UTF-8 in ZIP

robert_weir at us.ibm.com robert_weir at us.ibm.com
Wed Nov 3 16:55:38 CET 2010

Alex Brown <alexb at griffinbrown.co.uk> wrote on 11/03/2010 10:04:48 AM:
> If I were to guess at the reasoning behind this, I would say that 
> the IPR regime governing a specification will materially affect the 
> process of standardizing it. If a project reached FDIS stage and it 
> suddenly emerged at that late stage that a patent holder was not 
> willing to negotiate licenses of an in-scope technology on 
> acceptable terms, that project would be jeopardised or destroyed by 
> that revelation, and a lot of time will have been wasted.

I'm quite certain that their are interests that would benefit from this. 
But I'm also quite certain that there is nothing in the Directives that 
actually requires this.  Aside from the requirement to provide your own 
translator if you wish to speak Russian at a meeting, I find that the ISO 
makes few requirements on individual participants.

So again, it comes down to this:

1) What do you want?

2) Whose help do you need to get what you want?

3) What do you offer to those whose help you need, in return for their 

I'm sure SC34 could do many delightful things if there were no 
intellectual property rights in the world, and they could take any 
specification or standard from any other company or standards organization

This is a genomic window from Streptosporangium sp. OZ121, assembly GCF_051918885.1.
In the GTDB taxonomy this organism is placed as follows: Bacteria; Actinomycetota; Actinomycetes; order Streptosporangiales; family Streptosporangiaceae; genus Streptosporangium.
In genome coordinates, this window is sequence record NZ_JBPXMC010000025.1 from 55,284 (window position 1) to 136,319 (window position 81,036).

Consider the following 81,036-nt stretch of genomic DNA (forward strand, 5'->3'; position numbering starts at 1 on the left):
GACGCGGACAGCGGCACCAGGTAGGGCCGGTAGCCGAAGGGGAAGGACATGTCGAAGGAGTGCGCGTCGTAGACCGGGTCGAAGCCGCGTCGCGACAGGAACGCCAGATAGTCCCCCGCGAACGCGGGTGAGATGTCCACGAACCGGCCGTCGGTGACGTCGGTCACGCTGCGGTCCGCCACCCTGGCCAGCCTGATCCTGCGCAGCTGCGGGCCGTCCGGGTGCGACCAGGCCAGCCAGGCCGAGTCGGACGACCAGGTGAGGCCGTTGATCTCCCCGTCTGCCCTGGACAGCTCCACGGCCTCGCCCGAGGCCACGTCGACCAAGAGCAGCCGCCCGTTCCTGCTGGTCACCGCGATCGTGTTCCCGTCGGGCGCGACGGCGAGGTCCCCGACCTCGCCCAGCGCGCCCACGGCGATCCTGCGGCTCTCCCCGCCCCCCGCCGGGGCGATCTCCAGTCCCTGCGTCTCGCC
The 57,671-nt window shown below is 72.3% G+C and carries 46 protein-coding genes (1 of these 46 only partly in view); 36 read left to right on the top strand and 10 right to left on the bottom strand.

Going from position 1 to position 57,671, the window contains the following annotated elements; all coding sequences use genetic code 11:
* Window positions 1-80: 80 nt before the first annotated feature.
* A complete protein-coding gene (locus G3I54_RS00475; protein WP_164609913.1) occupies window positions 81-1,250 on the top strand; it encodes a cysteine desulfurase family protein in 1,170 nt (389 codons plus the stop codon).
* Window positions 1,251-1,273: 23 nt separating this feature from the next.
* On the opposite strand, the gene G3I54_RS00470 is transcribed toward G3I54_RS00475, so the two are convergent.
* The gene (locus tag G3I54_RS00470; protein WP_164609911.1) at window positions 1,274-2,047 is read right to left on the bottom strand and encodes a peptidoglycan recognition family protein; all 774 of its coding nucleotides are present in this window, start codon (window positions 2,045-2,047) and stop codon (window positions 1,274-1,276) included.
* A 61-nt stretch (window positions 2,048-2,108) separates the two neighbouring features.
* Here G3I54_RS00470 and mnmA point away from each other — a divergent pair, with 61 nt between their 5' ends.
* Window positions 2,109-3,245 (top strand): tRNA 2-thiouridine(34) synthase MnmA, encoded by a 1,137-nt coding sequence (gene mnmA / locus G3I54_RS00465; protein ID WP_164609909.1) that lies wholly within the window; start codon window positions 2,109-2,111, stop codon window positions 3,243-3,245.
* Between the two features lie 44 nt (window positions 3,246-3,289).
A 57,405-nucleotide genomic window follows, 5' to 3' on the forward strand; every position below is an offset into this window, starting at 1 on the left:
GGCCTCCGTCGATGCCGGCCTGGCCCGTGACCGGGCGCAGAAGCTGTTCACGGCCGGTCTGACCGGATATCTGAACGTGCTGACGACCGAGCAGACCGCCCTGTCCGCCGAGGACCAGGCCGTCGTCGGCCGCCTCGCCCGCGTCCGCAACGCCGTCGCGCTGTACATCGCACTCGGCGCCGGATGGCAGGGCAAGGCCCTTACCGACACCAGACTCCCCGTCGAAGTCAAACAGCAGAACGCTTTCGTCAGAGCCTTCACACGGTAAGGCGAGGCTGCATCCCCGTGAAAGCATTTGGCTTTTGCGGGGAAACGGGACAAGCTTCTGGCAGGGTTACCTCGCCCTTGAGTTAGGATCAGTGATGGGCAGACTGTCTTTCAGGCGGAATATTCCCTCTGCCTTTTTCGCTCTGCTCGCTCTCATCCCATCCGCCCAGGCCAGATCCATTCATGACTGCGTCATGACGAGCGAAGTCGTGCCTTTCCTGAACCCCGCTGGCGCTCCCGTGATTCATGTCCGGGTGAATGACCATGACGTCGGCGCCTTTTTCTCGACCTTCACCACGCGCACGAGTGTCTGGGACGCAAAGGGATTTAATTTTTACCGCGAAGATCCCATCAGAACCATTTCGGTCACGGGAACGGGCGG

and make it their own.  ZIP, Java, Silverlight, etc., would all be yours, 
not only to maintain, but to expand and/or diverge as you saw fit.  Of 
course, with no intellectual property rights, ISO would also immediately 
go bankrupt, since half of its operational budget comes from selling its 
standards, the prices of which are maintained by energetic defense of 
their copyright.

So this all goes back to the question:  What is SC34 offering?  What is 
the benefit to any rights owner to participate or contribute compared to, 
for example, simply agreeing to an external normative reference via an 

I love open standards as much as the next guy.  I participate in 
developing them.  My employer supports a long list of open standards and 
ordinarily pledges patents to those that we support.  However, I know that 
my enthusiasm concerning open standards does not necessitate that others 
have equal enthusiasm. 

In any case, I think that any "rationale" for standardization of "aspects 
of ZIP" is deficient if it does not consider and resolve the different 
interests of participants in this WG.  I've made a proposal.  I have seen 
no others, nor have I seen any principled objection to my proposal.  Can 
we move forward on it now?


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